2019 International Educator Tour

Melbourne, Sydney, Brisbane, Adelaide & Perth 2019

Darcy L. Harris, R.N., R.S.W., Ph.D., FT

Darcy L. Harris, R.N., R.S.W., Ph.D., FT, is an Associate Professor and the Thanatology Coordinator at King’s University College in London, Canada, where she also maintains a private clinical practice specialising in issues related to change, loss, and transition. Dr. Harris developed the undergraduate degree program in Thanatology at King’s University College.

She has served on the board of directors of the Association for Death Education and Counselling and is a current member of the International Work Group on Death, Dying, and Bereavement. She is a series editor for Routledge Publishing Company’s Death, Dying, and Bereavement Series. Her publications include Counting our Losses: Reflecting on Change, Loss, and Transition in Everyday Life (Routledge), Grief and Bereavement in Contemporary Society: Bridging Research and Practice (Routledge), Principles and Practice of Grief Counselling (Springer), and The Handbook of Social Justice in Loss and Grief: Exploring Diversity, Equity, and Inclusion (Routledge). Her new book, Non-Death Loss and Grief:  Context and Clinical Implications (Routledge), will be released at the end of this year.


Workshop Day One: Foundations and Current Issues in Loss and Grief Support

Working with individuals who struggle with issues related to loss and grief immerses us into a very dynamic and diverse field, with new information, approaches, and trends arising on a regular basis. Some of the new areas of focus in grief and loss work include changing ideas about how to define grief and how the support of grieving individuals is different from assessment and intervention models that are designed for working with clinical populations. Related to this topic is the ability to know when the grieving process has crossed the line into a potentially harmful and repetitive process that defies relief.

Another trend is the growth of an increasingly older demographic, which has implications for issues related to dependency, non-death losses, and the juggling of everyday life as family systems now may readily span four generations. In addition, models of grief have, in the past, tended to focus on individualistic aspects of grief, without considering the social context and the importance of social norms, expectations, and policies on the experience of grief.

In this workshop, we will review the recent research and literature that inform our current understandings about grief and loss, as well as explore how approaches to grief and loss need to adapt to changes in our population and care environments. Special attention will be given to the clinical implications for professionals who work with individuals who experience a wide range and variety of losses.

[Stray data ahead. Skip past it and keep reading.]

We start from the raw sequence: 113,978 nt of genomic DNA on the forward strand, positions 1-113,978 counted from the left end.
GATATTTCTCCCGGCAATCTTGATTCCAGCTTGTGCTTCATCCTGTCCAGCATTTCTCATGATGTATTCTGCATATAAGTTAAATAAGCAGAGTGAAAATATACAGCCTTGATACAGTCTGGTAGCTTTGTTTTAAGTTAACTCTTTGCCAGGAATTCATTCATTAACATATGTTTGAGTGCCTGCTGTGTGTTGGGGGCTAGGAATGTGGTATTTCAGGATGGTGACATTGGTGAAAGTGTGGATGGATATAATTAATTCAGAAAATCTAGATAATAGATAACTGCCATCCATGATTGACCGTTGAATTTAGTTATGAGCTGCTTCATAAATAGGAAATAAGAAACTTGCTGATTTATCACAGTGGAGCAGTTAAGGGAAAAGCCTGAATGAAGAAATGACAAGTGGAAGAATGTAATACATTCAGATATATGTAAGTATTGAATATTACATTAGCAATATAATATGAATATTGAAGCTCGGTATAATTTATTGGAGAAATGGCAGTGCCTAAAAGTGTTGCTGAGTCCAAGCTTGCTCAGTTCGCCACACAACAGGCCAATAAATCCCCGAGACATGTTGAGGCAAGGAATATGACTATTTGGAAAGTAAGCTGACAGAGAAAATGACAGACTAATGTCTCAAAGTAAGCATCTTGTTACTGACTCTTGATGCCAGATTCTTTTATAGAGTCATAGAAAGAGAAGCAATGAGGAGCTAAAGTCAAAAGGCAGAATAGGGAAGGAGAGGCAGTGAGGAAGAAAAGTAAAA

Learning Objectives:

1. Define and describe the foundational components of grief and how social norms affect the grieving process.
2. Explore different types of loss and the unique forms of grief that accompany them.
3. Review current research and practice models relevant to supporting grieving individuals.
4. Differentiate between a supportive model versus an interventionist model of responding to grief.
5. Identify when grief has gone awry and the clinical practice implications when this occurs.

Workshop Day Two: Clinical Implications and Supportive Therapies for Grieving Individuals

In the context of a supportive relationship, clinicians often draw upon therapeutic “tools” and techniques that may be helpful in facilitating the grieving process of those in their care. There are many diverse ways for bereaved individuals to share their thoughts, feelings, and stories, and having a variety of approaches can help to match the needs of clients with techniques that are congruent with their way of being in the world.

In this workshop, we will explore differing ways of working with clients and their grief in the context of cultivating focus and presence when working with grieving individuals whose lives are punctuated by intensity, uncertainty, and pain. The context of these approaches will be grounded in compassion-based therapies, which can be helpful to individuals who are suffering from intense grief. The role of compassion-based approaches for the clinician’s self care will also be introduced.

Learning Objectives:

  1. Understand the role of presence in the therapeutic relationship with grieving individuals.
  2. Consider ways to cultivate the ability to focus, regulate emotion, and cultivate distress tolerance for clinicians who work with clients who are suffering.
  3. Explore creative approaches to supporting and facilitating the expression of grief.
  4. Identify different possible therapeutic approaches with diverse clients.
  5. Examine the role of compassionate response for both professionals and the grieving individuals that they support.

 

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